Snowmen were also produced by Steiff as novelties and licensed articles, including Olaf from Disney's Frozen.
 It's kind of interesting to note that Steiff never made a woolen miniature snowman, even though the pom-pom format would have worked well with their traditionally ball-like forms. A fun novelty example - based on a legacy toy pattern from the turn of last century - was the company's limited edition Roly Poly snowman from 2005. He was 18 cm tall, made from white mohair, and was head and arm jointed. He wore a black felt hat and carried a broom. His face came to life with black button eyes, a red button nose, a red embroidered mouth, and a pipe. Within the last few years, Steiff created a series of mohair and plush snowmen based on the Snowman made famous by English illustrator and author Raymond Briggs. A particularly charming one from this collection was a 13 cm tall, white mohair ornament. Like his namesake, he wore a matching woolen scarf and hat. He was detailed with black button eyes, an orange embroidered mouth, and a black embroidered mouth. He had three black embroidered buttons on his chest, and a white ribbon sewn into his back for hanging. This ornament was made in an edition size of in 2015 as a special for the UK and Ireland. The picture on the left is from Steiffgal's collection.  

Steiffgal hopes this snowman seminar has melted your heart, just a bit, in the most delightful way possible. 

Have a question about one of your Steiff treasures? Let's talk! Click here to learn more.


Sunday, November 22, 2020

Giving Thanks For Steiff's Century-Plus Long Tradition of Turkey Production

It's feast or famine when it comes to Steiff's terrific turkeys! Steiffgal happens to love turkeys, and not just because they are one of the state birds of Massachusetts (where she lives) or that a flock of wild ones live in the park across the street from her home. Given Thanksgiving is right on the horizon, and these big birds play a starring role in this beloved holiday, it's the perfect time to take a look at the history of turkeys in the Steiff line. 

Steiff's debut turkey was hot stuff indeed. He was a 43 cm turkey coffee cozy, which was manufactured from 1912 through 1920. He is standing and made from various shades of brown and tan felt, with glorious hand painted detailing on his body, wings, and tail feathers. The catalogs describe him as having "very magnificent colors." You can see this early bird here on the left; the photo is from Pfeiffer's 1892-1943 Sortiment. At the turn of last century, Steiff produced a significant number of  functional and decorative household items. These included egg and tea cozies and potholders for the kitchen. Most were made from colorful felt - Steiff earliest, and legacy material. It is not surprising that Steiff would use felt for as many products as possible... and, when you think about it, felt is a perfect fabric for rendering a turkey's details like their feathers and their snood, the red dangling portion of their face.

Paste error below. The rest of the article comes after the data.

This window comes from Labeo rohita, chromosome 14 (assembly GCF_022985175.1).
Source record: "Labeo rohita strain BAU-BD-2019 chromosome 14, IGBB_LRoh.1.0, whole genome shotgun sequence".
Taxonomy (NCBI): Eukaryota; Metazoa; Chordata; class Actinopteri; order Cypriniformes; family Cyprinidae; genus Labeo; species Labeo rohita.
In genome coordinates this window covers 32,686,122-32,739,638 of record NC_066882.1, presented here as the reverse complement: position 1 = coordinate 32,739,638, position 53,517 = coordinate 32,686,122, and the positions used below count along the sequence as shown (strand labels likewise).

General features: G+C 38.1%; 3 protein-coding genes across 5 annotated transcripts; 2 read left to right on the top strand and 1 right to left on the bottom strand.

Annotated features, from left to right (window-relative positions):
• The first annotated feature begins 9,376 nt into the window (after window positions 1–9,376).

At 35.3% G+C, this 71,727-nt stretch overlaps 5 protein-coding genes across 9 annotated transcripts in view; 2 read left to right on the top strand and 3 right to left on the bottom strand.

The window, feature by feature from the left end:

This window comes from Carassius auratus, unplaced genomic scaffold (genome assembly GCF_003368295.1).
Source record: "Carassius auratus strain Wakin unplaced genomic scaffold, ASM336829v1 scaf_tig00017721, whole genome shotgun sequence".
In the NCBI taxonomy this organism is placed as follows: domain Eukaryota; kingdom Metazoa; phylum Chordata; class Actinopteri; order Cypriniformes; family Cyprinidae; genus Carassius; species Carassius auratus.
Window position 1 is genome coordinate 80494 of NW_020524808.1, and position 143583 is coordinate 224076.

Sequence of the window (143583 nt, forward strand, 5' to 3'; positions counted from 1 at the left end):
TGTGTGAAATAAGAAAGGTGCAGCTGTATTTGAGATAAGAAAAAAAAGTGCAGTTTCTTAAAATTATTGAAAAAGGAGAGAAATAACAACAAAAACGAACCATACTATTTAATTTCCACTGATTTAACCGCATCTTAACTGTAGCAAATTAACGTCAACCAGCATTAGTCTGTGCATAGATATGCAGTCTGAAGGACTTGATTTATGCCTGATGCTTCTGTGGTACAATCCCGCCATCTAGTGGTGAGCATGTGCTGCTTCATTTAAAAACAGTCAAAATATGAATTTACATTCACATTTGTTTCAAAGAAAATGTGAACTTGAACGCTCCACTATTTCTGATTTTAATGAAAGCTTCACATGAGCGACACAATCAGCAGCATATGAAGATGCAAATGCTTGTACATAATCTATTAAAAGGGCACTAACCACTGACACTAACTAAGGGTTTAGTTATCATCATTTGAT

It's easy to feel lucky about Steiff's next turkey named Tucky.
This fine feathered friend was introduced in 1952 and is pictured here on the left. He is standing and made from long brown tipped mohair that is highlighted with a touch of green airbrushing. He has a very large felt tail and wings; both are detailed with brown and tan stenciling resembling feathers. His eyes are black buttons and he has brown painted metal oversized bird feet. His head, neck, and snood are made from velvet airbrushed with red, blue, black, and green. It is fair to say he has a face that only a mother - or a Steiff collector - could love. Tucky was produced in 10 and 14 cm through 1961. For a relatively small, sort of strange animal, he has amazing detail and the work on him is quite remarkable. 

Following in Tucky's funny metal footsteps is Putty, a 14 cm bird manufactured from 1979 through 1983
. He is pictured here on the left. Putty is made from various brightly colored plush materials, has nicely stenciled thick brown felt tail and wings, and big yellow plastic bird feet. His head and neck are made from trivera velvet, complemented with a red felt waddle and a tan felt beak. Like Tucky, Putty's manufacturing was quite extraordinary given his size and relative importance in the Steiff line. Putty's design evolution from Tucky is quite typical for the company, and also reflects the style preferences of the time. Given its interest in controlling costs and adding efficiencies in material selection, the company chose a simpler pattern for Putty than Tucky, as well as less expensive materials overall. For example, Putty is plush while Tucky is mohair; Putty has plastic molded feet while Tucky has painted hand formed metal feet; and Putty's head and neck are made from trivera velvet, while Tucky's are made from old fashioned velvet.